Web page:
Exiled Cleric Blamed By Erdoğan For Masterminding Coup Is Denying Involvement

Chuck Ross Investigative Reporter
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A Muslim cleric accused by Turkey’s president, Recep Tayyip Erdoğan, of orchestrating a coup from his compound in the mountains of Pennsylvania is denouncing the uprising.

“I condemn, in the strongest terms, the attempted military coup in Turkey. Government should be won through a process of free and fair elections, not force,” the cleric, Fethullah Gulen, said in a statement issued through a New York-based non-profit organization called the Alliance for Shared Values.

“As someone who suffered under multiple military coups during the past five decades, it is especially insulting to be accused of having any link to such an attempt. I categorically deny such accusations,” Gulen added.


The statement came hours after Erdoğan blamed the 74-year-old Gulen for masterminding an attempted government overthrow.

“This is not a country that can be run from Pennsylvania,” said Erdoğan in a statement, making a clear reference to the reclusive imam.

Gulen has lived in the Pocono mountains since 1999 when he went into self-imposed exile. From his compound there, he oversees a vast network of non-profit groups, media outlets and charter schools dedicated to his movement, known as Hizmet.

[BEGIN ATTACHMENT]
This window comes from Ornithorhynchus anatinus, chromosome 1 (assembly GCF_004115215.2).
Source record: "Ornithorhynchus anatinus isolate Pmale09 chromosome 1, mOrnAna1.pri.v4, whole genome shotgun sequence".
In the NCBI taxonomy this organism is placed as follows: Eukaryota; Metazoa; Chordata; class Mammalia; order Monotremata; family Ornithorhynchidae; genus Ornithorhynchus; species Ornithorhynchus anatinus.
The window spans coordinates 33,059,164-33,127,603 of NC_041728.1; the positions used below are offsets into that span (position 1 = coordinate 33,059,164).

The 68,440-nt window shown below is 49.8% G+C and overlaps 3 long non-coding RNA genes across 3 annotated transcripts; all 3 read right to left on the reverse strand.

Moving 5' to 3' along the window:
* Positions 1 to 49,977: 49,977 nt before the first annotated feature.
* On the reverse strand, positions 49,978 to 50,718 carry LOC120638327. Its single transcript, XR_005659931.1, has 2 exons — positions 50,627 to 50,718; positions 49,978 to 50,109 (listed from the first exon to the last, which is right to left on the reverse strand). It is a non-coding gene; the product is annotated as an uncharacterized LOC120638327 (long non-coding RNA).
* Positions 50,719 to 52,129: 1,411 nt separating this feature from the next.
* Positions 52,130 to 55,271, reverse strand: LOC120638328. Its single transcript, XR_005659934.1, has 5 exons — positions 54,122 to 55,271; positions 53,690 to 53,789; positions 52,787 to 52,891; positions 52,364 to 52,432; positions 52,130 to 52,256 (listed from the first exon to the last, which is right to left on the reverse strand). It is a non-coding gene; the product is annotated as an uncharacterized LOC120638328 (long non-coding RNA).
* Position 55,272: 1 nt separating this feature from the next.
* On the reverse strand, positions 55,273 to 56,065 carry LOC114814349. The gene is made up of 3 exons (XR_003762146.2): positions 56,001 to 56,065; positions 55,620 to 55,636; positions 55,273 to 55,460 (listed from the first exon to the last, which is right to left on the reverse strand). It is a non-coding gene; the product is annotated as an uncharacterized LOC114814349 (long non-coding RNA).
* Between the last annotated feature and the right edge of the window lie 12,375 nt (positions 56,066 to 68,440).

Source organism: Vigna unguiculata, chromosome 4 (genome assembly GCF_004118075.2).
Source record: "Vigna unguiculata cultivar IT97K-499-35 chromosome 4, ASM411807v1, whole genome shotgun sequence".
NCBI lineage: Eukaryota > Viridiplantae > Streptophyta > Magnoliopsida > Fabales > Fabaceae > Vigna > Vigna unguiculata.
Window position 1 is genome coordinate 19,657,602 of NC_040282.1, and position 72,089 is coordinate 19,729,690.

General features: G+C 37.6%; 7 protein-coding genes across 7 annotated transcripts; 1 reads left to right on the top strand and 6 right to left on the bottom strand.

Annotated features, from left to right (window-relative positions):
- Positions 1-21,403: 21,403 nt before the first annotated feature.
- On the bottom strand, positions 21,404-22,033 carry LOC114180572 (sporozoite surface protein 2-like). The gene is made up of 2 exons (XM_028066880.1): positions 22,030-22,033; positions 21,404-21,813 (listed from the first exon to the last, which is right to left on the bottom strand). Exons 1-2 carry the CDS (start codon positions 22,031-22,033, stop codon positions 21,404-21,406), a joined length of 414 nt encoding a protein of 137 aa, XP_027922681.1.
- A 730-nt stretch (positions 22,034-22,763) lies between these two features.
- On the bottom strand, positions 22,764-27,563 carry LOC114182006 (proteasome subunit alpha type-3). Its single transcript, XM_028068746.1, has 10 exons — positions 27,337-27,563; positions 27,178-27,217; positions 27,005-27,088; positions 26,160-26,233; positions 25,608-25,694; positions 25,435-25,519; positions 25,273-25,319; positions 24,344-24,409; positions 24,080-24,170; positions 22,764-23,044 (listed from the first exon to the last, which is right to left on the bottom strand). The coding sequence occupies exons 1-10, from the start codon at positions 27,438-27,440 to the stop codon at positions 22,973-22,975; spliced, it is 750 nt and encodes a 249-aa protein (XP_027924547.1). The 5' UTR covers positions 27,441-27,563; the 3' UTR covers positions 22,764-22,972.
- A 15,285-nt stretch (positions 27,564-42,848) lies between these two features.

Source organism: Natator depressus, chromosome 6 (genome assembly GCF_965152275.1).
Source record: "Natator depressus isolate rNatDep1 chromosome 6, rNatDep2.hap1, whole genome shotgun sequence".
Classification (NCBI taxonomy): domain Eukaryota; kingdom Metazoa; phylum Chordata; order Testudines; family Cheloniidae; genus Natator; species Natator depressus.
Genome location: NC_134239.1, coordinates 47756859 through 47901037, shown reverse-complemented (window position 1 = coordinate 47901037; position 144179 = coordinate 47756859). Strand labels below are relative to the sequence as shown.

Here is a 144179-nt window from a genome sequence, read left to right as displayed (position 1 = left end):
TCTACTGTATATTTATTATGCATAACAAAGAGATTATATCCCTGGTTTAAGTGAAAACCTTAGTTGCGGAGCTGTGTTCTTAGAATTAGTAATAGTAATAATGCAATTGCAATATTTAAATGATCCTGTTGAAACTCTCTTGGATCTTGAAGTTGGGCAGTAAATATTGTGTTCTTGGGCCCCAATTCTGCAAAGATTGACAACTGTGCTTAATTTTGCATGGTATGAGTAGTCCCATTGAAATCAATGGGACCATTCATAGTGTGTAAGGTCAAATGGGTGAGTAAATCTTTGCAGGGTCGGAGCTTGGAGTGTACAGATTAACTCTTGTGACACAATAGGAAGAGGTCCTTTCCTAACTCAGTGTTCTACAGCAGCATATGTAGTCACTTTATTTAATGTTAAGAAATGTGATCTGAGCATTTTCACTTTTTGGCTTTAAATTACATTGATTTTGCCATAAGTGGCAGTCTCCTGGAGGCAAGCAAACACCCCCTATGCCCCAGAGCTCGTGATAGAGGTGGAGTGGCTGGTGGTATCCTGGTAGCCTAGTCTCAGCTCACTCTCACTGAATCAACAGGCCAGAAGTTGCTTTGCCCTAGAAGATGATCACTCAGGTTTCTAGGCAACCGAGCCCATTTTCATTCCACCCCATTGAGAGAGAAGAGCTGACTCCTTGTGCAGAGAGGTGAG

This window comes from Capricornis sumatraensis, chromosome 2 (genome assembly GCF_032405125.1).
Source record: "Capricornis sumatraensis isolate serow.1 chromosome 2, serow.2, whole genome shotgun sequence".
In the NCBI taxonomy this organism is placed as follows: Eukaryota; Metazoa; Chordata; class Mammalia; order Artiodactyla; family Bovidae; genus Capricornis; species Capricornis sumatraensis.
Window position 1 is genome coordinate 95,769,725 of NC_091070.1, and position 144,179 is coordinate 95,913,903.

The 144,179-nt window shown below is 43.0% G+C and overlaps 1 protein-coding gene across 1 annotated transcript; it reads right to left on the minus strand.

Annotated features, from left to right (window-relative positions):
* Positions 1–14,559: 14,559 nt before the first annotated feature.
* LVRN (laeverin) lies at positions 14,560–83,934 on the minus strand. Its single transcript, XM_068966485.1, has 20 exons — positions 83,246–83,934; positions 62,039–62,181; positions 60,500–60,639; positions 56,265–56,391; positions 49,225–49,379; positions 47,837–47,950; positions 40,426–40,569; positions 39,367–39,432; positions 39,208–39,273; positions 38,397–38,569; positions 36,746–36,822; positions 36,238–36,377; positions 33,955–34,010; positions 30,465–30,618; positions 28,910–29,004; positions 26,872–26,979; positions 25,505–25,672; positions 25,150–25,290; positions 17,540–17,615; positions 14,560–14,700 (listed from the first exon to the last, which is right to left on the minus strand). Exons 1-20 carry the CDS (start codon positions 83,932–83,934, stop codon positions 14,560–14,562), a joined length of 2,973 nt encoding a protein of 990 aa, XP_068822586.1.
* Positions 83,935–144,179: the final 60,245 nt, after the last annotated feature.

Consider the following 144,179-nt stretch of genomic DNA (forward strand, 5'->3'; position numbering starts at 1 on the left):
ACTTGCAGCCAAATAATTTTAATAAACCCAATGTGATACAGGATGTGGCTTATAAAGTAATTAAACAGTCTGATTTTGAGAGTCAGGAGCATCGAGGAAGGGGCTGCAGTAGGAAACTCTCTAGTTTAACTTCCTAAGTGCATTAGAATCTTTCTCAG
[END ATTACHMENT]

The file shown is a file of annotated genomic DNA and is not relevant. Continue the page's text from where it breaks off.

Gulen and Erdoğan, both Islamists, were once allies. But their relationship has soured in recent years. When Erdoğan was elected president in 2014 he asked President Obama to extradite Gulen back to Turkey to face trial for attempting to undermine the government.

Erdoğan often blames Gulen and his followers — Gulenists — for threatening the government. Erdoğan has also cracked down on reporters working with Gulen-linked media outlets.

A faction within the Turkish military carried out attacks from jets and helicopters against government buildings in Istanbul and Ankara, the NATO nation’s capital. Dozens of soldiers, police and civilians died in the skirmish.

The attempted overthrow forced Erdoğan, who had been away from the capital on vacation, to attempt to seek asylum in Germany. He was denied. But after pro-Erdoğan forces tamped down the uprising he was able to land in Istanbul.

President Obama and Sec. of State John Kerry offered support for Erdoğan’s regime.

“The President and Secretary agreed that all parties in Turkey should support the democratically-elected Government of Turkey, show restraint, and avoid any violence or bloodshed,” the White House said in a statement.

Hillary Clinton also issued a statement supporting Erdoğan’s regime.

In a statement earlier on Friday, the Alliance for Shared Values, which recently hired the Clinton-connected lobbying firm, the Podesta Group, called Erdoğan’s statement blaming Gulen for the coup “highly irresponsible.”

“We have consistently denounced military interventions in domestic politics,” a statement from the group reads.

“We condemn any military intervention in domestic politics of Turkey.”


The apparent failure of the coup could complicate the U.S.-Turkey relationship because of Gulen’s residence here, some experts asserted.

Ian Bremmer, the president of the Eurasia Group, predicted that a failed coup would create an “unprecedented…crisis.”


This article has been updated with new developments and a statement from Fethullah Gulen. 

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